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Part 2, Act 1, of The Knights Trace in New Spain
© 2022 James LaFond
The Knight Brass put out a staying and impatient hand to The Factor and grinned, deeply commenting, “So spoke Achilles once, in Old Heathenry.”
“Ranger, Sharp—you should have been a Brash.”
The Knight Brass then turned to The Factor, “My dear cousin, as acting cleric, you are enjoined to elevate this man to Ranger Brash, and also to scratch that gallows name Pillory. Brawny he is. But I say he should be named Hellbane—of all of my thirty men only he has sent wendigo kind back to the hell that belched them fourth, four to this date in as many days.”
The Knight Brass then looked back to Brawn, and finding no thanks in word or manner, but naught but the easy manner of a blooded discard, he commanded, “Brawn Hellbane, Ranger Brash, The Stone Deacon has declared you worthy with the fist. Before dinner, each night in camp, I shall require you for waster practice.”
Brawn nodded, “Yes, Sire,” and that last word was said with some grinding of the teeth as The Factor hissed, “Brash to a wolfish fault.”
He refused even then to regard The Factor with a glance, and in no way stole a look at the shapely woman, whoever she might be, as The Factor and paige led off the two women to their banner troop, and Saddler snarled, “Ye too Goddamned stupid to be my son, boy—but well done. Ged out front wit Tim en learn ye some. I’ll be on The Squire, and tonight, yer ass ‘ill be worked over mighty raw with waster strokes ta be sure, so ride easy.”
Winter Station remained lost over the high far snow teeth when they stopped in one grand camp, two hours before nightfall. The Factor summoned him afoot and brought him to The Knight’s tent, which had been given over to the Lady and her maid. The Factor and paige were none too happy about camping out, but The Knight Brass, in his full childish glory, seemed like a boy released from the work of the field to play.
He held two wooden swords, called wasters, made of hickory and two leather helmets with paired gloves of padded leather, that cushioned hand and forearm. He handed a set, and a leather helmet—complete with leather-banded bar face cage, like The Knights Sepulcher and Saint George wore but in iron—as well as a waster, over to Brawn.
Brawn donned the helmet and gauntlets and made ready on guard, hoping this would be little different from saber and knife practice. Such hopes, as hopes should be, being foolish fancies, were soon dashed.
The Knight Brass saluted him and the dance began, an hour long dance punctuated in a great variety of ways:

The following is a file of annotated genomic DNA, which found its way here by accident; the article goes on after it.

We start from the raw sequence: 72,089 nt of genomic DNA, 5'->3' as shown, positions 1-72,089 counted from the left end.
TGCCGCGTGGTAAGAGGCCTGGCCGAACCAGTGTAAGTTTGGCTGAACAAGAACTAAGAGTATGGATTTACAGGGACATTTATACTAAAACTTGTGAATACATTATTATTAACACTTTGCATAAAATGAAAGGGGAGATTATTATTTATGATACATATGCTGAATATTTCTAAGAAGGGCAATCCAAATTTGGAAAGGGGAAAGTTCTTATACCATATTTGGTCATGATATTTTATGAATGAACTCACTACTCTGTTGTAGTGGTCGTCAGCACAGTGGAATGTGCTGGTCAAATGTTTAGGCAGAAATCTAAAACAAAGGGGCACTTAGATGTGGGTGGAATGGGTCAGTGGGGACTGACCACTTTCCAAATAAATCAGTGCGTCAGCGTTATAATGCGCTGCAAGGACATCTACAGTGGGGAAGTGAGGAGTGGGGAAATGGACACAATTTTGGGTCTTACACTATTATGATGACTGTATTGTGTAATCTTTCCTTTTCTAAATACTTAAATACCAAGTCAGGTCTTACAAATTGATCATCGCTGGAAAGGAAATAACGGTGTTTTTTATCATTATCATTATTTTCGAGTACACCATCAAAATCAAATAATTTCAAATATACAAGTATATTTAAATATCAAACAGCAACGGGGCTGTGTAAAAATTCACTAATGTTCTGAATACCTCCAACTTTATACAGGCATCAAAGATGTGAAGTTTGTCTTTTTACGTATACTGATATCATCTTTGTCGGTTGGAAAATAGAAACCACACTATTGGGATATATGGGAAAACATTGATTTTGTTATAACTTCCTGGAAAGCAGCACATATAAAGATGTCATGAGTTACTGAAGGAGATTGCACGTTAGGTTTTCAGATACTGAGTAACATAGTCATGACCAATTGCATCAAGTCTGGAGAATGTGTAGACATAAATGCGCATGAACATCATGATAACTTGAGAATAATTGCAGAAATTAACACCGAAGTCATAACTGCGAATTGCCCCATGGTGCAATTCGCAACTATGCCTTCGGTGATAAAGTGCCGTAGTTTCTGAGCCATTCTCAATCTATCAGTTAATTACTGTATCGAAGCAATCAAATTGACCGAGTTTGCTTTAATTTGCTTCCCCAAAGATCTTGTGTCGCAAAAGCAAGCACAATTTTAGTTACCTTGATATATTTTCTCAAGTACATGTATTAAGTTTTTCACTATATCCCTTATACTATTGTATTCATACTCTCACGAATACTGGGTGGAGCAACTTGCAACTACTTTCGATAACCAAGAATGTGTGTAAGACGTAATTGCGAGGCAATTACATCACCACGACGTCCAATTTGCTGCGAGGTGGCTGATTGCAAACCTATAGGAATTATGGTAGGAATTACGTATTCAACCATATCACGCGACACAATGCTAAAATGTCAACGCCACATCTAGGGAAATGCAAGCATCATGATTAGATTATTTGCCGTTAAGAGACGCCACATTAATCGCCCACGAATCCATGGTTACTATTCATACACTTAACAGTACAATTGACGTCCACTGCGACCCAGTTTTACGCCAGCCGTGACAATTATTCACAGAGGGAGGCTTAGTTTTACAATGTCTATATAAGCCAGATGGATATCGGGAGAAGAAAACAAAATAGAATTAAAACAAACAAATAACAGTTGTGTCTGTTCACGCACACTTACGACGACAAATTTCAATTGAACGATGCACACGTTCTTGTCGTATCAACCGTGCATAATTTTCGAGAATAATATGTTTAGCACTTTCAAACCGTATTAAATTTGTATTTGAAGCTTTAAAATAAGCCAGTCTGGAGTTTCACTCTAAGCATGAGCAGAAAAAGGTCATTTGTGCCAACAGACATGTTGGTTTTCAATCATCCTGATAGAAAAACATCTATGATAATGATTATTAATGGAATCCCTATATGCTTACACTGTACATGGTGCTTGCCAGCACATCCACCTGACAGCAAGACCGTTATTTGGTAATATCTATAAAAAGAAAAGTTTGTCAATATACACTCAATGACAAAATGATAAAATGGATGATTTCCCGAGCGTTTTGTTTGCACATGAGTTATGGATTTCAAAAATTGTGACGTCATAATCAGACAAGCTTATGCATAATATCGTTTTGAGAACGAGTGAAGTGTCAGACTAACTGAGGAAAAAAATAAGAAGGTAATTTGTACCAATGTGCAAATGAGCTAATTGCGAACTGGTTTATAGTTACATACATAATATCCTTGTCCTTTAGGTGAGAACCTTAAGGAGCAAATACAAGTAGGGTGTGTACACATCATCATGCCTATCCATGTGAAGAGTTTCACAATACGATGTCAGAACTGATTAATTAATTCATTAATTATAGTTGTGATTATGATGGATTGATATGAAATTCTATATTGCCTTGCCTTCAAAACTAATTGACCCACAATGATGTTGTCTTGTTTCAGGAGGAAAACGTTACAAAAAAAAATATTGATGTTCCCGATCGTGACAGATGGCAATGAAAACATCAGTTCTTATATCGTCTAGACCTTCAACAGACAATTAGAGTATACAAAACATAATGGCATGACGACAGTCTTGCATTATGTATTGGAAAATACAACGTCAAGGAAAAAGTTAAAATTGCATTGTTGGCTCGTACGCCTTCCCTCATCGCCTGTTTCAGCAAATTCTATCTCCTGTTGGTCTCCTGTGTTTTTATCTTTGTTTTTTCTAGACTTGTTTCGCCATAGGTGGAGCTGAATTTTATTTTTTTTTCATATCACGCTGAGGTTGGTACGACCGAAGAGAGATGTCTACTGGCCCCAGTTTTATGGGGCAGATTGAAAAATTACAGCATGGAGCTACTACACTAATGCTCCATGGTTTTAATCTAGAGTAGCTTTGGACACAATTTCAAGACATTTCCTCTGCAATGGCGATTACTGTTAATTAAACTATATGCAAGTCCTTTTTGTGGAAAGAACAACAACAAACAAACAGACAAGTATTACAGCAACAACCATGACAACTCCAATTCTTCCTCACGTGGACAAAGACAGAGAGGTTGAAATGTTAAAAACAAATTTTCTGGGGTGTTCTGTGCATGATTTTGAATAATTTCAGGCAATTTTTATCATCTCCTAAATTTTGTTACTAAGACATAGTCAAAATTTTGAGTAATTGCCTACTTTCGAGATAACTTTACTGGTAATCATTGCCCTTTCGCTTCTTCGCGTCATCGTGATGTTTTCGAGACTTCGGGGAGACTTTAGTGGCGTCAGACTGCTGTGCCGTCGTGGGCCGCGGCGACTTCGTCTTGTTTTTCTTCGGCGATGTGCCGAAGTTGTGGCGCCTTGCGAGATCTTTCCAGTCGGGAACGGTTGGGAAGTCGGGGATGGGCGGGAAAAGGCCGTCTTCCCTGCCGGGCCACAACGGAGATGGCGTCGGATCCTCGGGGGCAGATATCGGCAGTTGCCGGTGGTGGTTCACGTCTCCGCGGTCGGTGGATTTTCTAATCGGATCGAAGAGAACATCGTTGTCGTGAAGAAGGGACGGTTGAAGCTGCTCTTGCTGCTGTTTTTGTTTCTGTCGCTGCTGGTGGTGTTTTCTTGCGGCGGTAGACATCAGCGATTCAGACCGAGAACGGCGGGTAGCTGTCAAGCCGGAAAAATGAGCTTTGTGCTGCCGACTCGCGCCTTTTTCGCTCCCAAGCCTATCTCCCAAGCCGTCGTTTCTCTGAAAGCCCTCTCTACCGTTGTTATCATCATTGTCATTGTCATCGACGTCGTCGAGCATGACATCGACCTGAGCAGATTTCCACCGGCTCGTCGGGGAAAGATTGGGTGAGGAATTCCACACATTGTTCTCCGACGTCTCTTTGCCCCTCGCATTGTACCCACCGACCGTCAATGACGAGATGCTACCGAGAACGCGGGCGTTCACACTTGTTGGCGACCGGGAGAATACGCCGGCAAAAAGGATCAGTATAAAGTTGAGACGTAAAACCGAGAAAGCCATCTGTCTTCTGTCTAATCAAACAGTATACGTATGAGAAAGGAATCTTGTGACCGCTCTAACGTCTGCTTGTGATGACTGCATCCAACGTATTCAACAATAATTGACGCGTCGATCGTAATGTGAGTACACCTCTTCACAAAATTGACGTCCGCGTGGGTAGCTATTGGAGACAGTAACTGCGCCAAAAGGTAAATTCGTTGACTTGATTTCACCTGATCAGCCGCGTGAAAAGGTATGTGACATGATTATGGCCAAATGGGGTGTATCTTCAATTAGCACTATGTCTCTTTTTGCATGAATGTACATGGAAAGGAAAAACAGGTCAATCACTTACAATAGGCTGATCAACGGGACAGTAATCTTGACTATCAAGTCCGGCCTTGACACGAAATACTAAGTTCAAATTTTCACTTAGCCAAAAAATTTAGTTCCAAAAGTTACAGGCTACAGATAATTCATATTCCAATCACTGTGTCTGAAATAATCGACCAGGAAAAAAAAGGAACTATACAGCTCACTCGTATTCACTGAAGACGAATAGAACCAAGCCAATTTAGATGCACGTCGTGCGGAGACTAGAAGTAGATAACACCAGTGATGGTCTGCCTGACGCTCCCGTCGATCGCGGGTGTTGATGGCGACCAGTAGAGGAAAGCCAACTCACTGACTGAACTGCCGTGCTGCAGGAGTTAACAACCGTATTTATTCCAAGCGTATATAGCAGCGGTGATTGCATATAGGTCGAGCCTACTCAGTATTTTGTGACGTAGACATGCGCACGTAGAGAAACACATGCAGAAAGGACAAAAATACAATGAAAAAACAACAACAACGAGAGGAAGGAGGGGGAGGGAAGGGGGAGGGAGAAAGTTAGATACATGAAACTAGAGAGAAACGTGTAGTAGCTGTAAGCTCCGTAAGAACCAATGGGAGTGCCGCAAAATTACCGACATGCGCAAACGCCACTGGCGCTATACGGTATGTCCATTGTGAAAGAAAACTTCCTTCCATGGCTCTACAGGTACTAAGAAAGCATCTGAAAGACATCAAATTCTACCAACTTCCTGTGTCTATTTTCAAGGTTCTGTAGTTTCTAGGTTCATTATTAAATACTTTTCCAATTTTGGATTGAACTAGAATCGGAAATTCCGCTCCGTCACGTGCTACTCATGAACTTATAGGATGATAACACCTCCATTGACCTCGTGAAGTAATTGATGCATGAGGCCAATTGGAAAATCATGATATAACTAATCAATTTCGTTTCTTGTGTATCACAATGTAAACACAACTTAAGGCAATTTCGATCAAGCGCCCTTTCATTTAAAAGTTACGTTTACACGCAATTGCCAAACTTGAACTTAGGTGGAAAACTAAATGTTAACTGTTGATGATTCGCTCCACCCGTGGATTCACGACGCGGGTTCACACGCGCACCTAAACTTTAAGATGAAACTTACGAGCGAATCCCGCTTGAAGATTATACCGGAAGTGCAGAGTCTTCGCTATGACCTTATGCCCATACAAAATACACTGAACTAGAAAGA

Brawn having the waster knocked from his hand,
Brawn being back-heeled and tripped,
Brawn being sword trapped with gauntlet, and the Knight’s hard hickory tip placed to his throat,
Brawn putting up his fists having found The Knight in possession of both wooden swords,
Brawn managing a bind, only to have the Knight punch him in the head with the leather cup hand guard and send him rolling onto his broad butt,
Brawn being stabbed in the leather helm and knocked back,
Brawn being stabbed in the wind and winded,
Brawn being stabbed every so slightly between the eyes and stunned,
Brawn being stabbed in the hand, in the bicep, through the forearm, in the kidney, in the spleen, in the liver, in the heart, in the neck, under the arm pit, in the left lung also, in the thigh, in the knee, behind the knee, through the calf, in the foot—for God’s sake!
Brawn being clubbed in the ribs and his legs swept from under him by those long booted legs,
Brawn binding The Knight close in a rush and being thrown cross-buttock to his back,
Brawn having his sword knocked clear again and a hickory point pressed to his throat,
Brawn blocking an overhand slash only to be kicked mid-drift and sent flying onto his back,
Brawn charging in like a bull, waster held high, coming to gripes with The Knight, only to be shoulder-thrown like a sack of grain, a knee on his chest as he lie on his back.
After this final simulated demise, the Knight Brass gave him his hand and hoisted him to his feet, patting him on the back, and whispering into his ear, “I’m sworn to celibate service, Brawn. But hear me—you bring me a great wendigo victory and I will knight thee and recommend you to Don Blake as a likely son in law and this beauty who has peeked from my tent hoping for your success with every clash might belong some evening to The Young Knight Brash!”
“Yes, Sire—my best I’ll give.”
A great gusty slap near knocked the wind from his back as he was recommended to The Stone Deacon for wine, and he thought, ‘The Knightly class is insane.’
He did there see a tent flap close, as if eyes had been peering forth. Though with trying his best to avoid swordly demise after griped compromise, he had failed to note any such dainty spectatorship during the beating.
Half drunk with wine, Brawn stumbled back bruised and numb to Saddler’s tent, which he was to share, only to find it occupied by Sarge and the Indian Maid, who had somehow found her way here. She was naked and riding the old hand as Brawn eased the tent flap shut again and Saddler soothed, “Now dat ye all high en mighty, son, I thought ye was too busy crossing toy swords ta have any fun.”